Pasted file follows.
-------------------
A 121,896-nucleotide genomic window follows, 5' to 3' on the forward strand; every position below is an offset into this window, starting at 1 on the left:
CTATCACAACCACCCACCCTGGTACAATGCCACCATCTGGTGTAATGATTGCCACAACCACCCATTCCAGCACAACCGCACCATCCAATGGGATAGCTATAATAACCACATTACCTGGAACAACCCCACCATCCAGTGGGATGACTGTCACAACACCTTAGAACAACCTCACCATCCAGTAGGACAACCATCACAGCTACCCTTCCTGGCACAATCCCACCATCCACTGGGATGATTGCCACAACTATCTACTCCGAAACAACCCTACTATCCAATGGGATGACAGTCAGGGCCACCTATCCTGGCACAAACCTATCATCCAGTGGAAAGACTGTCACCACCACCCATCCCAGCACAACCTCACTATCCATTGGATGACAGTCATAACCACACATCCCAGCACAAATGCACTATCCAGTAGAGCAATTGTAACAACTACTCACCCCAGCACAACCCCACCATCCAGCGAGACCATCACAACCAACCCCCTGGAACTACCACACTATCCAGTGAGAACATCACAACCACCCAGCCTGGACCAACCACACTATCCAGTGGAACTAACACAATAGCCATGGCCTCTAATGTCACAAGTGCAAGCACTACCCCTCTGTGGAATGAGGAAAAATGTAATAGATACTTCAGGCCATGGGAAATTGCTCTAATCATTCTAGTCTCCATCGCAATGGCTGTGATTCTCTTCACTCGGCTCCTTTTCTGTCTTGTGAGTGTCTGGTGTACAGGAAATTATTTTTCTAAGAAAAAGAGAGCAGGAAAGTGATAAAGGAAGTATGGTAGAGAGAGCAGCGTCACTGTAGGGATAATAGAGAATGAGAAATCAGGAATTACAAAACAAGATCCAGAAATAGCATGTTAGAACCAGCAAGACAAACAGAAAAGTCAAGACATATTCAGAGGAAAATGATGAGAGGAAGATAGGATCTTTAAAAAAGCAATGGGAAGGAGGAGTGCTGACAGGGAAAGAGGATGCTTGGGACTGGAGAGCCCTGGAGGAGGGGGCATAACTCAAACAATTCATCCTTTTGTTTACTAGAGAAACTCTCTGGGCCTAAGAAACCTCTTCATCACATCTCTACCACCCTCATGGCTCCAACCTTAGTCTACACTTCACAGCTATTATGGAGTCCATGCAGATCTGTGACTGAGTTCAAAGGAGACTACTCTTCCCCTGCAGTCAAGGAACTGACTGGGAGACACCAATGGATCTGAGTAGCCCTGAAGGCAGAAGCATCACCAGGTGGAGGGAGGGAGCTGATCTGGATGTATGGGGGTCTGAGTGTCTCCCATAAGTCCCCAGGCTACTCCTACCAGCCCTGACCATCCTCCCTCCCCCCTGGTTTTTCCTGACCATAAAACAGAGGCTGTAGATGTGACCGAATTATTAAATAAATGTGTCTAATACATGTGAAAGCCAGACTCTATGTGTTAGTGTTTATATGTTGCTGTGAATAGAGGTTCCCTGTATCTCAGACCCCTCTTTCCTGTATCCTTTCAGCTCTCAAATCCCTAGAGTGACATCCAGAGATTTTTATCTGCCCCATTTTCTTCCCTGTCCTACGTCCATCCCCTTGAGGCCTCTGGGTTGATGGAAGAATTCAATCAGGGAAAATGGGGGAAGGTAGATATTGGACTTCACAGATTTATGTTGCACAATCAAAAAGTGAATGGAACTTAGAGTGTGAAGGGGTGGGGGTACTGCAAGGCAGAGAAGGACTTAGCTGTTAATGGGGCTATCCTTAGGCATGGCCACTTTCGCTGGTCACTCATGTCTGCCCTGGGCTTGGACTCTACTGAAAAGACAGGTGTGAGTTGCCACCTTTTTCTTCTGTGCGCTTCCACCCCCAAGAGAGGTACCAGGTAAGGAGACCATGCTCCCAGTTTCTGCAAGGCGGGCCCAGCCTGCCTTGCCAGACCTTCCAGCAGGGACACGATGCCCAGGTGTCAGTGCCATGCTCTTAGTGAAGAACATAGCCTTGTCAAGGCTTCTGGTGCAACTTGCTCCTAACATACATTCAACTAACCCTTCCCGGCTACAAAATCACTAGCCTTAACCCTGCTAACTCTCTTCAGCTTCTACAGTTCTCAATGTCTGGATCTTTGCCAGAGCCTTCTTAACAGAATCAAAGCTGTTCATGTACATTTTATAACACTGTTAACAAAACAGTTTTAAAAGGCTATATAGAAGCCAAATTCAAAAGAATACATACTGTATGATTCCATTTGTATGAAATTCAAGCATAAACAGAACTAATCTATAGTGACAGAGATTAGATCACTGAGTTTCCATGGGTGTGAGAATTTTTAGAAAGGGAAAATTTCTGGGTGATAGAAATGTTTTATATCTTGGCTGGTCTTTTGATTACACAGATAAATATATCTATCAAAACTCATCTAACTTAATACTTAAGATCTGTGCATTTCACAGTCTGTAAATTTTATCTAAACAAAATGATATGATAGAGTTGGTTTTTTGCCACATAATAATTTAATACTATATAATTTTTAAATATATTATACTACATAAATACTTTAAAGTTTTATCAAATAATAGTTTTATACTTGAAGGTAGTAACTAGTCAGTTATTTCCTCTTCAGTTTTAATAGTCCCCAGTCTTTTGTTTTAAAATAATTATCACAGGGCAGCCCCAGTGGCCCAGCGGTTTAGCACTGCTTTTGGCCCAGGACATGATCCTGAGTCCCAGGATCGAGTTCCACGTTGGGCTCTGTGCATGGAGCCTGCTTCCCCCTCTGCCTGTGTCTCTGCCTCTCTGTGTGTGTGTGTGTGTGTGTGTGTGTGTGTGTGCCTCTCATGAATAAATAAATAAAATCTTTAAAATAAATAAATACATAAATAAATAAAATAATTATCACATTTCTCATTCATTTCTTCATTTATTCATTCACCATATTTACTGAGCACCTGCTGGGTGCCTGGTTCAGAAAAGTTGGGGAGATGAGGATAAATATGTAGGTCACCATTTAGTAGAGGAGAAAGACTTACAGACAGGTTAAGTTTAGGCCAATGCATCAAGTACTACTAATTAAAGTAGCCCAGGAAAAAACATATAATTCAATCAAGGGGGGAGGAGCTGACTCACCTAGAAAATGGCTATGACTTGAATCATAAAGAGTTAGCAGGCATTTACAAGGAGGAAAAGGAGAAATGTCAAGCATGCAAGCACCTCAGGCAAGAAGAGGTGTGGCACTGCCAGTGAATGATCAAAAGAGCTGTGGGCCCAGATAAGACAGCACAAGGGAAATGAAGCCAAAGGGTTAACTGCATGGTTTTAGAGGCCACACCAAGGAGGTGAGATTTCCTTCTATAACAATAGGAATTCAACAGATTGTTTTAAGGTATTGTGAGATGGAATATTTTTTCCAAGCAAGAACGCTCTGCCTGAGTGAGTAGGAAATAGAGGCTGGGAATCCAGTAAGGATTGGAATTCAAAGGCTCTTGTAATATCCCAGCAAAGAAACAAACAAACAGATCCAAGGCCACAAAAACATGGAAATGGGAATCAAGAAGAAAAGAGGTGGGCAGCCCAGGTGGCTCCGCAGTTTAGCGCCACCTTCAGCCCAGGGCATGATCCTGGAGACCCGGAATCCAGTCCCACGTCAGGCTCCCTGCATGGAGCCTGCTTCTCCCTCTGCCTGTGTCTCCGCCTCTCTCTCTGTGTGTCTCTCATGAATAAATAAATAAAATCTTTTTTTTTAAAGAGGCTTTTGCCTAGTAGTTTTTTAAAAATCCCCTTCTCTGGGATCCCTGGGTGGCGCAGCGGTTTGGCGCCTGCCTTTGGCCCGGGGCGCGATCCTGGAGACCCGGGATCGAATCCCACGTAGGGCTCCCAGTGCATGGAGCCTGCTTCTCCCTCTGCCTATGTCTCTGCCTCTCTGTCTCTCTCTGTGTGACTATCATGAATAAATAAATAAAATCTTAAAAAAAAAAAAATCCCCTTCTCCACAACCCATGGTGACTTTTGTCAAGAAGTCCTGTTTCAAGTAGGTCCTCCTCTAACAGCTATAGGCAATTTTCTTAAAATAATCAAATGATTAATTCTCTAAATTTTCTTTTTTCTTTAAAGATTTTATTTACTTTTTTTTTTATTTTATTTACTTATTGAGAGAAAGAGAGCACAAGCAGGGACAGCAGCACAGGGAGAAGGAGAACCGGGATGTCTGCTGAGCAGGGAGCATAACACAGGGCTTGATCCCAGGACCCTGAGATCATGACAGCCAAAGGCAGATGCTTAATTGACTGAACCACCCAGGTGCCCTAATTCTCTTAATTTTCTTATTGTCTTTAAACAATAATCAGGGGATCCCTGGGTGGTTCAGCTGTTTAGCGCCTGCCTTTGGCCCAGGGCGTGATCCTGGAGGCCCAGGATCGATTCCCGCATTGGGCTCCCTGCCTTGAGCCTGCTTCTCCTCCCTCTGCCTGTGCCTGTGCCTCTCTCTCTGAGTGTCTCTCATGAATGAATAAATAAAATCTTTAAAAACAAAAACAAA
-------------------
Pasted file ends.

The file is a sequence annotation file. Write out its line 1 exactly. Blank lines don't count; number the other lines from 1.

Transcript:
A 121,896-nucleotide genomic window follows, 5' to 3' on the forward strand; every position below is an offset into this window, starting at 1 on the left: